Karl Polanyi’s Socialist Vision

Room: 
Timeslot: 
Abstract: 
Commonly heralded as a champion of liberal thought, many are surprised to find that Karl Polanyi, writer of The Great Transformation, actually considered himself a socialist. How should we understand his contributions to socialist thought in the current conjuncture, particularly as this relates to his notion of “freedom in a complex society”?
Chair/First Facilitator/Speaker First Name: 
James
Chair/First Facilitator/Speaker Last Name: 
Hare
Chair/First Facilitator/Speaker Affiliation: 
Rosa Luxemburg Stiftung—New York Office
Chair/First Facilitator/Speaker Biography: 
James Hare is a project manager at the Rosa Luxemburg Stiftung—New York Office: rosalux-nyc.org.
Speaker 1/Second Facilitator First Name: 
Michael
Speaker 1/Second Facilitator Last Name: 
Brie
Speaker 1/Second Facilitator Affiliation: 
Rosa Luxemburg Stiftung–Berlin
Speaker 1/Second Facilitator Biography: 
Prof. Dr. Michael Brie is senior fellow at the Institute for Critical Social Analysis of the Rosa Luxemburg Foundation in Berlin in the field of history and theory of socialism and communism. He served as a long-time member of the program committee of the party THE LEFT. He is chief-editor of the series Contribution to Critical Transformation Research (the fourth volume was published in 2016) and researcher in the field of projects of free public transport in Europe. Most recently his book Karl Polanyi. A socialist thinker for our time was published (Montreal 2017).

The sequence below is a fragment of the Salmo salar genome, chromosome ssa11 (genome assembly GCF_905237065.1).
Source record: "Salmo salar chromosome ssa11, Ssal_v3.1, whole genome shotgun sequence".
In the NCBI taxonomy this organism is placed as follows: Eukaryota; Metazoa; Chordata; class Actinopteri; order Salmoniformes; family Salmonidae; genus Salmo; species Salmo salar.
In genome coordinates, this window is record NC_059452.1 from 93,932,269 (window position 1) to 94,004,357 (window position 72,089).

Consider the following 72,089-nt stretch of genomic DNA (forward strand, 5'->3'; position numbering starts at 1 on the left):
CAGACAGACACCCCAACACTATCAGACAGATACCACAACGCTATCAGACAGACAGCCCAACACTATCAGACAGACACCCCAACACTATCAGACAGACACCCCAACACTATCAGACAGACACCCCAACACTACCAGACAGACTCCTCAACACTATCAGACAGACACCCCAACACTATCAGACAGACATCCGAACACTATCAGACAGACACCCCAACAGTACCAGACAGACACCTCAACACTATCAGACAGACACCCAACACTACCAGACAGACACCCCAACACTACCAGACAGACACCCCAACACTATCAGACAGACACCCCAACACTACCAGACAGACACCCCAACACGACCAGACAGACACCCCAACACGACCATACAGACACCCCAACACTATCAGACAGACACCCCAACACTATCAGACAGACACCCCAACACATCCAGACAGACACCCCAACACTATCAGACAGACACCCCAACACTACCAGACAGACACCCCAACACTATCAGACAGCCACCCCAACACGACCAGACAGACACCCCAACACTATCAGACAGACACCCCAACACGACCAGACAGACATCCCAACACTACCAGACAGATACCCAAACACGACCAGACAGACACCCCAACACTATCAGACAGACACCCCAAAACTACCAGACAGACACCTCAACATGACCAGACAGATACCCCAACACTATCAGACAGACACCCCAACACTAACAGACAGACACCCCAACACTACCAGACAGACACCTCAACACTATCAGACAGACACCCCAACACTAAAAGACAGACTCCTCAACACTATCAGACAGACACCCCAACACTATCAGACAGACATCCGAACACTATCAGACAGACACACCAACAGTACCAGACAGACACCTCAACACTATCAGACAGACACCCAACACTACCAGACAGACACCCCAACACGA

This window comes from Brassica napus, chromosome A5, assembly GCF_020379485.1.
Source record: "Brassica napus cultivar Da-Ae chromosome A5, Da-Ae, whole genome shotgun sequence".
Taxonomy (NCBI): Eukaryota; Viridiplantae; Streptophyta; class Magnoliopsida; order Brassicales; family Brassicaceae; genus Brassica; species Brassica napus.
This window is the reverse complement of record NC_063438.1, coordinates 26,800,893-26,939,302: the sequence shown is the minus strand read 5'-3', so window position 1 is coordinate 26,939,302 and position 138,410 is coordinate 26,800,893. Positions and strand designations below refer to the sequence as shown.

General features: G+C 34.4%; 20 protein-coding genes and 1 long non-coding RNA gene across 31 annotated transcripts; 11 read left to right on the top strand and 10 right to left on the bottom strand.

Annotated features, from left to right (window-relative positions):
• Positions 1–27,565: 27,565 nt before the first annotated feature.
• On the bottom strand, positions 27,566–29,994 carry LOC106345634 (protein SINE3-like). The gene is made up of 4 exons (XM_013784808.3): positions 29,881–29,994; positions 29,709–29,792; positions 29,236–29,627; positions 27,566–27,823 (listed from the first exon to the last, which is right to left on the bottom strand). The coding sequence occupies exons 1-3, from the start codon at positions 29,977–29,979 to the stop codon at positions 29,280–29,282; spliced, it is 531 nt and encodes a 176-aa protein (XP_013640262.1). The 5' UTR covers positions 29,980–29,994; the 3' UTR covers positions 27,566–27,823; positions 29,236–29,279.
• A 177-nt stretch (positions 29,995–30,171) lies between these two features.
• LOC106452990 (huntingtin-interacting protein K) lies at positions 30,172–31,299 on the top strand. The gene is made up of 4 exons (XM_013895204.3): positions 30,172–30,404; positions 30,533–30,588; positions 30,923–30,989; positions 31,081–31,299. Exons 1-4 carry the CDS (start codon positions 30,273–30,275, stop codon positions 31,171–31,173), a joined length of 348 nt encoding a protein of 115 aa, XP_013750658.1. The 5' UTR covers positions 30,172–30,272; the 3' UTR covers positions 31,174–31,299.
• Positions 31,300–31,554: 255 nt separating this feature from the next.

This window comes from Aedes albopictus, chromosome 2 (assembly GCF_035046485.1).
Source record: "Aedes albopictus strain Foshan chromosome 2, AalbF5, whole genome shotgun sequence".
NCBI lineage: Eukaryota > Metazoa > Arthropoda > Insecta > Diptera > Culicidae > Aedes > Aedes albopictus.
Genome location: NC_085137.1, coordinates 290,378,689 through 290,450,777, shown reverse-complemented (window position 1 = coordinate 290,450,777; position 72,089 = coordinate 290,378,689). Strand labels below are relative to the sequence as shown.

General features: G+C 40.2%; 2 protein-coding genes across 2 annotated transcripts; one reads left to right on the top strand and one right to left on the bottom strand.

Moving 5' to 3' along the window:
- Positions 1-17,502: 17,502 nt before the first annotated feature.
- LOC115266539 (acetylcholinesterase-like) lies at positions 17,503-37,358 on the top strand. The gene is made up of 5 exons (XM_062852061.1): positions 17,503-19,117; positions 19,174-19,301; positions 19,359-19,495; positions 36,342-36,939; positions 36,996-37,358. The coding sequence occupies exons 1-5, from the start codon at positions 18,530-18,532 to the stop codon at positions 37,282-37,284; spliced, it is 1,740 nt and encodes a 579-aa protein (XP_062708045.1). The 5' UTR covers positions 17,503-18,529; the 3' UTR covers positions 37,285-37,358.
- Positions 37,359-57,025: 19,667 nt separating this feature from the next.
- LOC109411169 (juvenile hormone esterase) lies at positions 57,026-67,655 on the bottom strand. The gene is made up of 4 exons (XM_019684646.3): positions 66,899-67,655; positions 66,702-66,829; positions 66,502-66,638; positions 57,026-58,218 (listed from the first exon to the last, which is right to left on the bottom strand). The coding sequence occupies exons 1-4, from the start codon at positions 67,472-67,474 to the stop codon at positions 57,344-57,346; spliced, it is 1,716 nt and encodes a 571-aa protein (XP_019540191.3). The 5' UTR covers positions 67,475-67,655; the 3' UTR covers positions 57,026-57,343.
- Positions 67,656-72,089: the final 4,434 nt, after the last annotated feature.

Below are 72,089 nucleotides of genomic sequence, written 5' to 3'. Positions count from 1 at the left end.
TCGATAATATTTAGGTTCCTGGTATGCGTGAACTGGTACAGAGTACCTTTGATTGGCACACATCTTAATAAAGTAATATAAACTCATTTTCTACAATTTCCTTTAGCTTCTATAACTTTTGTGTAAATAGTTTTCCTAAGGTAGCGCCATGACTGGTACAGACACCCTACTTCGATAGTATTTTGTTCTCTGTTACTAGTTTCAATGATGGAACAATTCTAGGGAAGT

Speaker 2/Third Facilitator First Name: 
Margaret
Speaker 2/Third Facilitator Last Name: 
Somers
Speaker 2/Third Facilitator Affiliation: 
University of Michigan
Speaker 2/Third Facilitator Biography: 
Margaret R. Somers, Professor of Sociology and History, University of Michigan, specializes in political economy, citizenship rights, and the work of Karl Polanyi. She is the author, with Fred Block, of The Power of Market Fundamentalism: Karl Polanyi’s Critique (Harvard 2014). Her previous book, Genealogies of Citizenship: Markets, Statelessness, and the Right to have Rights (Cambridge 2008), is a study of how market fundamentalism transforms rights-bearing citizenship into internal statelessness. Her book in-progress, Free-Market Utopianism: Dedemocratization and the Alchemy of Predistributive Political Economy, examines how the fiction of the free market obscures the role of the neoliberal state in decreasing democratic rights and redistributing income and resources to the wealthy.
Speaker 3/Fourth Facilitator First Name: 
Nikil
Speaker 3/Fourth Facilitator Last Name: 
Saval
Speaker 3/Fourth Facilitator Affiliation: 
N+1 magazine
Speaker 3/Fourth Facilitator Biography: 
Nikil Saval is a writer, journalist, and editor of N+1 magazine.
Panel/Workshop Organizer First Name: 
Ethan
Panel/Workshop Organizer Last Name: 
Earle
Panel/Workshop Organizer Affiliation: 
Rosa Luxemburg Stiftung—New York Office
 

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